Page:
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Squats, leg strength, and weightlifting

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Squats, leg strength, and weightlifting

Lovely squat position here.

Lovely squat position here.

A tried and true method for coming up with blog post ideas is to jot down any conversations I may have with multiple members. If athletes are asking the same questions it stands to reckon it is either important, there is ambiguity somewhere, or we are not doing a good enough job explaining something. One such question, or idea rather, that I have been exploring lately with more than one member is how to drive progress in the snatch and clean and jerk.

The snatch and clean and jerk are a lot of fun. They are very technical barbell movements that demand more than just application of force. The athlete must consciously focus her mind to meet the demands of the lift. She must possess not only strength but speed, agility, flexibility, coordination, accuracy, and a handful of other important characteristics to perform the lifts well. So much is wrapped up into these three barbell lifts. And that is why we think they are important for athletic development. After all, we are chasing nothing if not longterm athletic development.

*A caveat though. Weightlifting, especially performing the full lifts, requires a requisite amount of stability in some unnatural positions and flexibility to get into some positions that are often restricted in the general population. This is why we do not blindly prescribe snatches and clean and jerks to everyone. Some people do not want to do them – and that is fine. Some people should not do them – and that is hard to understand sometimes but equally important. It is very important to have a good coach to help you make those decisions, and if you decide to move forward then to help you build the correct habits from the get go. Be smarter than the barbell.

And so the conversation I have been having lately during this Summer of Squats is a question of how to lift more weight in the Olympic lifts. I must repeat an often told explanation here, but it is important to understand and is good to often revisit. The best way to lift more weight in the snatch and clean and jerk is to get stronger. The best way to get stronger is to squat and pull. Doing 90% and greater in the O-lifts is not the most efficient way for beginner, intermediate, and even high intermediate lifters (or exercisers) to get stronger. Consistency falls apart for most lifters at the higher percentages. It is much better to build strength with squats and pulls.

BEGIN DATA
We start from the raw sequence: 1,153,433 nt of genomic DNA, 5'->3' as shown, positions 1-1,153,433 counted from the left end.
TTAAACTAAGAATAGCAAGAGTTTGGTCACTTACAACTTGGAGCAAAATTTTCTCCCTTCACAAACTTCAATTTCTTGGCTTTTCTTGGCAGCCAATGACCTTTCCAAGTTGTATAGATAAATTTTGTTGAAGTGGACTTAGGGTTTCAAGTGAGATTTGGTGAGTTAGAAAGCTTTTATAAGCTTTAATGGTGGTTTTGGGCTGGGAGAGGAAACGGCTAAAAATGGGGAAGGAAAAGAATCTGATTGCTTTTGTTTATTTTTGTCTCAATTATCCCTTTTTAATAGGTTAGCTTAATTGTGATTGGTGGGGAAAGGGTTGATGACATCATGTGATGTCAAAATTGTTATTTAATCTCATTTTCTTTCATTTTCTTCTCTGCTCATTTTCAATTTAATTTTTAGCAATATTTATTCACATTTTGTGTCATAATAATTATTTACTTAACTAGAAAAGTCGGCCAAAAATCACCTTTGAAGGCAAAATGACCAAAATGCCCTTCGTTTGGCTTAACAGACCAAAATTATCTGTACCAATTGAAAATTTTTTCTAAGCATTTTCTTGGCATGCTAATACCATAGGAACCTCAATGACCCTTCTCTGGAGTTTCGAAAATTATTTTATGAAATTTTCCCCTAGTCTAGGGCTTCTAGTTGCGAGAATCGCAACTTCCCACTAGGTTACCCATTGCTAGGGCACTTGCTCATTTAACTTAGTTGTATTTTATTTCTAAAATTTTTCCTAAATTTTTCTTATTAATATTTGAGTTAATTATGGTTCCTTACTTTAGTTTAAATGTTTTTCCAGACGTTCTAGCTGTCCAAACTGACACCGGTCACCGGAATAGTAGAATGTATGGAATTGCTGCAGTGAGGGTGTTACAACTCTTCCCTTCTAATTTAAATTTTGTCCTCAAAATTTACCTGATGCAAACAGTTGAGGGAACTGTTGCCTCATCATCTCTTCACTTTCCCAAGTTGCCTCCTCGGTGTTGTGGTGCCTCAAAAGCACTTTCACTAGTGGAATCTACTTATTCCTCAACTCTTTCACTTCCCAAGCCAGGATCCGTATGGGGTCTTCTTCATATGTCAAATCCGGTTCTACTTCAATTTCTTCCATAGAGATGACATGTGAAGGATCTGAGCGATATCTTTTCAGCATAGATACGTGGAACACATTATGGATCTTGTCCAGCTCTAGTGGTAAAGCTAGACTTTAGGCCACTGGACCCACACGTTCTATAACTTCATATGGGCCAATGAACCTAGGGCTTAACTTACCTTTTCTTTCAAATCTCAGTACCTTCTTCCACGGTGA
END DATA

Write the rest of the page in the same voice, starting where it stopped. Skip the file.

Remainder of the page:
The Olympic lifts are great ways to demonstrate strength. The Olympic lifts are not always the best way to build strength.

Let that sink in for a moment. Chew on it. Halfway swallow it and then uncomfortably bring it back into your mouth. Chew on it again. Ok, now swallow it. Digest it. And now let it become a part of you. Do not ever lose it.

The best way to lift more weight in the snatch and clean and jerk is to get strong with squats, pulls, and pushes. That should be your primary focus. The other focus should be improving your position in the quick lifts. Position is power. It is incredibly difficult to lift more weight in positions of little mechanical advantage. So improve your technique by lifting weights that are light enough to allow lots of reps but heavy enough to force proper positions – 70-80% is the sweet spot. And these tenets are foundational to the programming at Ktown.

So in closing, you need to be strong to hit a big snatch. No doubt. But you will never see someone hit a 200lb snatch that can’t squat 300lbs or more. It takes a lifetime to build strength. Keep putting in the work to build your squat and pulling strength. All else equal, everything follows the back squat. Now go squat!

Coach G

By | 2017-04-25T14:38:02+00:00 July 20th, 2016|CrossFit Ktown Knoxville|0 Comments

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